Proud2Bme | My Big Fat Fabulous Interview with Whitney Thore

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My Big Fat Fabulous Interview with Whitney Thore

By Rachael Hershon--Whitney Thore first took the world by storm with her “A Fat Girl Dancing” videos, which showed the world that people are capable of doing whatever they love no matter their size. 

Whitney’s show featured on TLC, My Big Fat Fabulous Life, details Whitney’s journey and has given her the opportunity to tell a different kind of story. I had the opportunity to speak with Whitney about her journey as a body positive activist, and the impact she has been making.

Rachael Hershon: I was reading around online and looking at some blogs and comments about your show.  Many of these sources believe that your show condones an unhealthy lifestyle, and glorifies unhealthy living. How do you respond to that?

Whitney Thore: Well, I think it’s two-fold. One would be about the title and about my dance videos which are called “A Fat Girl Dancing.”  All of my therapy and recovery, and attempting to become a healthier person is trying to get away from the idea that fat women are inherently bad, and that the word “fat” had to encompass negative adjectives, like “fat and lazy,” “fat and ugly.”  I finally realized that I don’t believe that anymore.  For me, to reclaim the word fat as an adjective is really powerful…I’m a great dancer, and I’m doing all of that while I’m fat. 

I think that’s an important message to put out to people because I spent so long thinking that my life couldn’t begin until I was thin. I believed I couldn’t be active, I couldn’t feel pretty, I couldn’t find a partner, I couldn’t do all of these things I wanted, and I realized these beliefs were false.  In terms of people saying I glamorize obesity, if you know anything about me or my message, that’s not true. Firstly, other people’s bodies are not my business. I don’t care if people are fat, and I don’t care why they’re fat.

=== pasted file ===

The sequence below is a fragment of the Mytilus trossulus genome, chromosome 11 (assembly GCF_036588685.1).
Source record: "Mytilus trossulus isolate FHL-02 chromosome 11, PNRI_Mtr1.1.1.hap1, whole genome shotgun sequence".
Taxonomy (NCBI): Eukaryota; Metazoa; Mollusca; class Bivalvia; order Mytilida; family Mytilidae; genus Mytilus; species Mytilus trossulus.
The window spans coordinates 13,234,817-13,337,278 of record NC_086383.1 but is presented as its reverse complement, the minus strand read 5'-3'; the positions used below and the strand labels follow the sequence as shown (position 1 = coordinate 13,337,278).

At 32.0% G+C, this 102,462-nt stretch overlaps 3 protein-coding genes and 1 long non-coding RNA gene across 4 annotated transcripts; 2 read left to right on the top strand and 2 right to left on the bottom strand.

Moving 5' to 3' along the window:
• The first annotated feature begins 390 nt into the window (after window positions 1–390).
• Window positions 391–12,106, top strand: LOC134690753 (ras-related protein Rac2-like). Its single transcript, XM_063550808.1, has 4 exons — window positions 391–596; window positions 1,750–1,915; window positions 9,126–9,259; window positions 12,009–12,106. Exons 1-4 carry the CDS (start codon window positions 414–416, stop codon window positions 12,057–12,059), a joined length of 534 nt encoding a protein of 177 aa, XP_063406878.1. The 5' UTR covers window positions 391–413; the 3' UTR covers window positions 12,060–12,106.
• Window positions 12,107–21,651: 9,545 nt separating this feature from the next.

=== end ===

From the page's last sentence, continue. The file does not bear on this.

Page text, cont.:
RH: What is your relationship with the word ‘fat’?

WT: When people use it as an insult, it will hurt me. The amount of times I’ve heard people say “Whitney, you’re not fat. You’re pretty!” or “Whitney, you’re not fat. You’re a great dancer!” just goes to show how our culture associates negative attributes with being fat. Generally, we have to move away from the idea that fat is the worst thing ever…I want to keep using this word, so it becomes more normalized. The thing is, we do not believe that fat women can be happy, and we can be…I’ve had people tell me things like, “I never thought I could do this thing because I’m fat, but then I saw you do it, and realized I could.”

RH: You seem to have such a great relationship with your body as it is now. How did you get to the point where you began to accept your body?

WT: The first thing to remember is that your personal journey towards body acceptance is very personal. No one can take this journey for you. I had horrible body image my entire life even though I was thin. It wasn’t until I moved to Korea that it kind of hit me. At this point, I had been fat for nearly five years. In Korea, the discrimination against fat people was so overt. It was like nothing I had ever experienced. I was glared at, laughed at, spit at. It started to stir something in me, and I began to believe I didn’t deserve this treatment. It really pissed me off.